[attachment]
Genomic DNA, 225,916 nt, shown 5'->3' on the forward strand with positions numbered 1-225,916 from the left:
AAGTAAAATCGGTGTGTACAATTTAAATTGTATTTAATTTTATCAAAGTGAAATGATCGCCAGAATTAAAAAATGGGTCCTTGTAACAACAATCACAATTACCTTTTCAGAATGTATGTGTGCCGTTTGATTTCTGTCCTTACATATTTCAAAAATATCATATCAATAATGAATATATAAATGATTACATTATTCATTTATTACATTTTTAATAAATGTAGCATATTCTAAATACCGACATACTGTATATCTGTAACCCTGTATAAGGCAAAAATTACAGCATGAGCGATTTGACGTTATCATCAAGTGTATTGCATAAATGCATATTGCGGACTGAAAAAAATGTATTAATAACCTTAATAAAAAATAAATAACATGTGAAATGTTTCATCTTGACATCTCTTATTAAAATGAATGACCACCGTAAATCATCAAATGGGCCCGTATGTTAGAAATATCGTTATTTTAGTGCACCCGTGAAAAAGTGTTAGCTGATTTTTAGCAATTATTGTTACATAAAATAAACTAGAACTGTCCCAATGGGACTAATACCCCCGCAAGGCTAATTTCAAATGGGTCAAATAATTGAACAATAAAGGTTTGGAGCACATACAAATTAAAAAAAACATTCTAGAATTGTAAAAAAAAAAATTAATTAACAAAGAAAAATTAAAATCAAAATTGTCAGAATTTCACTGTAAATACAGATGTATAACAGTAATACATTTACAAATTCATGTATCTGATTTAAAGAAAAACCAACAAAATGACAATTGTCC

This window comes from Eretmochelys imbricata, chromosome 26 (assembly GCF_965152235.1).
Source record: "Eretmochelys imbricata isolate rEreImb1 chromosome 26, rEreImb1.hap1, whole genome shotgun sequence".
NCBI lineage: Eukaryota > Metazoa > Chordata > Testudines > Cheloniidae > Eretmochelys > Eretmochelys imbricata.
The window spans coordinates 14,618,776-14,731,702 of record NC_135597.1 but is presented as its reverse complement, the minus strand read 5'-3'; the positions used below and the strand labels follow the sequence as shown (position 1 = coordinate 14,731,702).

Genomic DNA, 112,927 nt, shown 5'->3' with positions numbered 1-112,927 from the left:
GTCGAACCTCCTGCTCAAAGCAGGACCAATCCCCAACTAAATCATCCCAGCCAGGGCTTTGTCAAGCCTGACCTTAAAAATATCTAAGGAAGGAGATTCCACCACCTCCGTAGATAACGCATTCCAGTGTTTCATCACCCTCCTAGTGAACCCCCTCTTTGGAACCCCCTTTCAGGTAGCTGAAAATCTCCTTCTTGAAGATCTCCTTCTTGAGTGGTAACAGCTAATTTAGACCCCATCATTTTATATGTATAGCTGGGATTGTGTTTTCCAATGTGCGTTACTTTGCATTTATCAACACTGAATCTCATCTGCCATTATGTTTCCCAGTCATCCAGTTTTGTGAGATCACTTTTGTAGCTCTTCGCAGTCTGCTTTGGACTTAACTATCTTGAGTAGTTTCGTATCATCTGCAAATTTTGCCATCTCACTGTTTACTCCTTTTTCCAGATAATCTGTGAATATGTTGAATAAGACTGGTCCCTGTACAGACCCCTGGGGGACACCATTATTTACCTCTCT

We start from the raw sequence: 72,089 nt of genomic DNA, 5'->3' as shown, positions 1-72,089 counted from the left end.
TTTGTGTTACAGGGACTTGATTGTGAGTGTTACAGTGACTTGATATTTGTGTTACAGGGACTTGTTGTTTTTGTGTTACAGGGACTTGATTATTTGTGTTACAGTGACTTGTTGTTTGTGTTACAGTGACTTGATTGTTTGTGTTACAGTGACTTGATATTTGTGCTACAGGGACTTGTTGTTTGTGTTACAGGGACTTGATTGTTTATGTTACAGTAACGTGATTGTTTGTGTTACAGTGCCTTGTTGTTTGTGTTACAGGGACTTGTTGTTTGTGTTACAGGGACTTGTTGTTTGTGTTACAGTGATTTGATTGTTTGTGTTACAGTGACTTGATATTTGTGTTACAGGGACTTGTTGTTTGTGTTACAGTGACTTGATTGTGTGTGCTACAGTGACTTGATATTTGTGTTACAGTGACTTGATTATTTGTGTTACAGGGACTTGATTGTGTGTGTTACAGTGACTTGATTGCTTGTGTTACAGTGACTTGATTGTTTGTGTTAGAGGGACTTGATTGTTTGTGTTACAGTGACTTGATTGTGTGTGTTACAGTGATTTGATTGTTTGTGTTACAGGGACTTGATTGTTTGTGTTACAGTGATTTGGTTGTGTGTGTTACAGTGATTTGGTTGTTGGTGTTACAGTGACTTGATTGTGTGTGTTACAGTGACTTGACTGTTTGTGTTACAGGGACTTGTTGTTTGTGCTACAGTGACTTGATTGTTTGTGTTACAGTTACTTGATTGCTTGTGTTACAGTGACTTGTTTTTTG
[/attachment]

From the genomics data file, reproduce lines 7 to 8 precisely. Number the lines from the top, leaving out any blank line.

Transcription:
Genomic DNA, 112,927 nt, shown 5'->3' with positions numbered 1-112,927 from the left:
GTCGAACCTCCTGCTCAAAGCAGGACCAATCCCCAACTAAATCATCCCAGCCAGGGCTTTGTCAAGCCTGACCTTAAAAATATCTAAGGAAGGAGATTCCACCACCTCCGTAGATAACGCATTCCAGTGTTTCATCACCCTCCTAGTGAACCCCCTCTTTGGAACCCCCTTTCAGGTAGCTGAAAATCTCCTTCTTGAAGATCTCCTTCTTGAGTGGTAACAGCTAATTTAGACCCCATCATTTTATATGTATAGCTGGGATTGTGTTTTCCAATGTGCGTTACTTTGCATTTATCAACACTGAATCTCATCTGCCATTATGTTTCCCAGTCATCCAGTTTTGTGAGATCACTTTTGTAGCTCTTCGCAGTCTGCTTTGGACTTAACTATCTTGAGTAGTTTCGTATCATCTGCAAATTTTGCCATCTCACTGTTTACTCCTTTTTCCAGATAATCTGTGAATATGTTGAATAAGACTGGTCCCTGTACAGACCCCTGGGGGACACCATTATTTACCTCTCT